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Right in the heart of the historical city center, where once the “Decumanus Maximus” used to cross the ancient Roman Bergamo, you can find the Sant’Agata Fountain and today the new Evelyne Aymon shop.

A suggestive place where the time stood still, where ruins of three different eras (Roman, Middle Age and Renaissance) live harmoniously together and where today you can find more than 1.500 headbands.


It is very hard to find Romans ruins in Bergamo, so that you can consider those in Evelyne Aymon shop more than unique and one of the most important recent archeological discoveries.

We are talking about a mosaic with trimming dating back to the first century A.C. with a surface of 2.30×2.40mt of black and white tiles.


Another era showing in Evelyne Aymon shop is the Middle Age, represented by the recovery of the ancient fountain of Sant’Agata dating back to the XII century.

The original structure has been covered for ages in a walled-up vault and only recently has been put back to the light.

The ancient proof on the fountain and the aquifer system of this area of the old Bergamo (Città Alta), have been driving the removal of the structure above the fountain, giving it back to light. During the work, a water basin and the remains of a settling tank appeared as well.


The Renaissance is represented by the vault covering the fountain and enriched with an ancient fresco portraying Christ inserted in a golden-yellow sun on a starry white space, dated back around the XV-XVI centuries. The IHS acronym refers to the name of Jesus (Iesous). However someone might consider it as the abbreviation of “In Hoc Signo (vinces)”: the roman motto from Costantino Age.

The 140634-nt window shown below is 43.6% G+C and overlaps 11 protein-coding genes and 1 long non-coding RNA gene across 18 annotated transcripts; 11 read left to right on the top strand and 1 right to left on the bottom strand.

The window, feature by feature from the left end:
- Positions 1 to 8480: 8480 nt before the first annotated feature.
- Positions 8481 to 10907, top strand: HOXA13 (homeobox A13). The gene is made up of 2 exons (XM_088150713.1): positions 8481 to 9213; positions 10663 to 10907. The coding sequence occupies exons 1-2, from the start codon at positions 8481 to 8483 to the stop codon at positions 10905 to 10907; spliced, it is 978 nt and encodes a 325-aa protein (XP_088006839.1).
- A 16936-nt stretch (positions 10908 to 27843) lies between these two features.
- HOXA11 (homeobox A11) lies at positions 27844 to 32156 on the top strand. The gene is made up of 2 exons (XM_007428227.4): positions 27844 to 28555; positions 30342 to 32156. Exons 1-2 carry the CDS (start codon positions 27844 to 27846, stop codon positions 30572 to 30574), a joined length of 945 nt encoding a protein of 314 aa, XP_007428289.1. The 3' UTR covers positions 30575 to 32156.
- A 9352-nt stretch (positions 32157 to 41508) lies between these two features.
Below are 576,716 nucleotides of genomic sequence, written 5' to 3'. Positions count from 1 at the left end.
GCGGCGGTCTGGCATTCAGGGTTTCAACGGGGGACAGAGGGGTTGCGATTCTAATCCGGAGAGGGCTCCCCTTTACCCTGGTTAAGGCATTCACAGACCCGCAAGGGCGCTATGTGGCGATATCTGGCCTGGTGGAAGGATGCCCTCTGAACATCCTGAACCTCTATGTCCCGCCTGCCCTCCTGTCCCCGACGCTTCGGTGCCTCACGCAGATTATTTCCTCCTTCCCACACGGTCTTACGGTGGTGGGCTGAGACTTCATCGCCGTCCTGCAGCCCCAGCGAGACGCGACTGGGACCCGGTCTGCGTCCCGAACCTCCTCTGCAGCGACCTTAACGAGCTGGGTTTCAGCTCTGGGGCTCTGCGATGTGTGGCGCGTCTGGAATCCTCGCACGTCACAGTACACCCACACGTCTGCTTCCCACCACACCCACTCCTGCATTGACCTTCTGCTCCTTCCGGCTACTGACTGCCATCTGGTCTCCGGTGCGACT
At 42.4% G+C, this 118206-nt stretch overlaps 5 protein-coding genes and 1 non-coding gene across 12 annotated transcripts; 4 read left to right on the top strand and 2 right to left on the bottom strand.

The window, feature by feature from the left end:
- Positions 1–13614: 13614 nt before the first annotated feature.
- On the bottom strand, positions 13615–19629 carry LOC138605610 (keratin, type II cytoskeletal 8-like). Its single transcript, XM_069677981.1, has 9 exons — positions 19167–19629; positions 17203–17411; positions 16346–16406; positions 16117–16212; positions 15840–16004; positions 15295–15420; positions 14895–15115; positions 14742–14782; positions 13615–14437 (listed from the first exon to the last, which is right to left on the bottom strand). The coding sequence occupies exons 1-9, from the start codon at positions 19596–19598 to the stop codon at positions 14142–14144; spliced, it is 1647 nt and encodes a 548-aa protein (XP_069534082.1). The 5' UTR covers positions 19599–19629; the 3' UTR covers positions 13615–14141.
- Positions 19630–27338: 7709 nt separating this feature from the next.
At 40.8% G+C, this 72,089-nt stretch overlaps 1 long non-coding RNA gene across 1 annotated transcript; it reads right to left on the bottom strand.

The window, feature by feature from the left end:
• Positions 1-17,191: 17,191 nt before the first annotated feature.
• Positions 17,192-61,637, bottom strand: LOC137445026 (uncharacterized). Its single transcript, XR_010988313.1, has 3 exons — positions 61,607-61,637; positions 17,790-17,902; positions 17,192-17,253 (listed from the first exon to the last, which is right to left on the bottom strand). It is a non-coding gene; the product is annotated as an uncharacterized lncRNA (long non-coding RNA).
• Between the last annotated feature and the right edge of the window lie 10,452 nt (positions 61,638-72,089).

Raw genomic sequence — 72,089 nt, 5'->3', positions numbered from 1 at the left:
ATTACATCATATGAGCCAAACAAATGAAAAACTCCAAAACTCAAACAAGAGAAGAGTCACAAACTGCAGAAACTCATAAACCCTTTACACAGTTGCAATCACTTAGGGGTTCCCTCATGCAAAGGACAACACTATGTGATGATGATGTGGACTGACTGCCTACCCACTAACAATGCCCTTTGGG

The trigram here represented was drown by Bernardino, considered since then the saint patron of advertisers. To every single element, Bernardino gave a specific meaning: the central sun is a clear allusion to Christ giving the life and reminds the idea of a radiant Charity The warmth of the sun is given by the rays: twelve winding, representing the Apostles and eight straight representing the blisses.

The band encircling the sun symbolize the endless happiness of the blessed, the pale blue of the surrounding depict the Faith. The gold, the love.

The mystic meaning of the winding rays was explicit in a litany: shelter for the penitent; standard for the warrior; cure for the ill; solace for the suffering; honor for the believer; joy of the preacher; credit of the working; help for the inadequate; breath of the meditator; suffrage for the prayer; enthusiasm of the admirer; glory of the triumphant.

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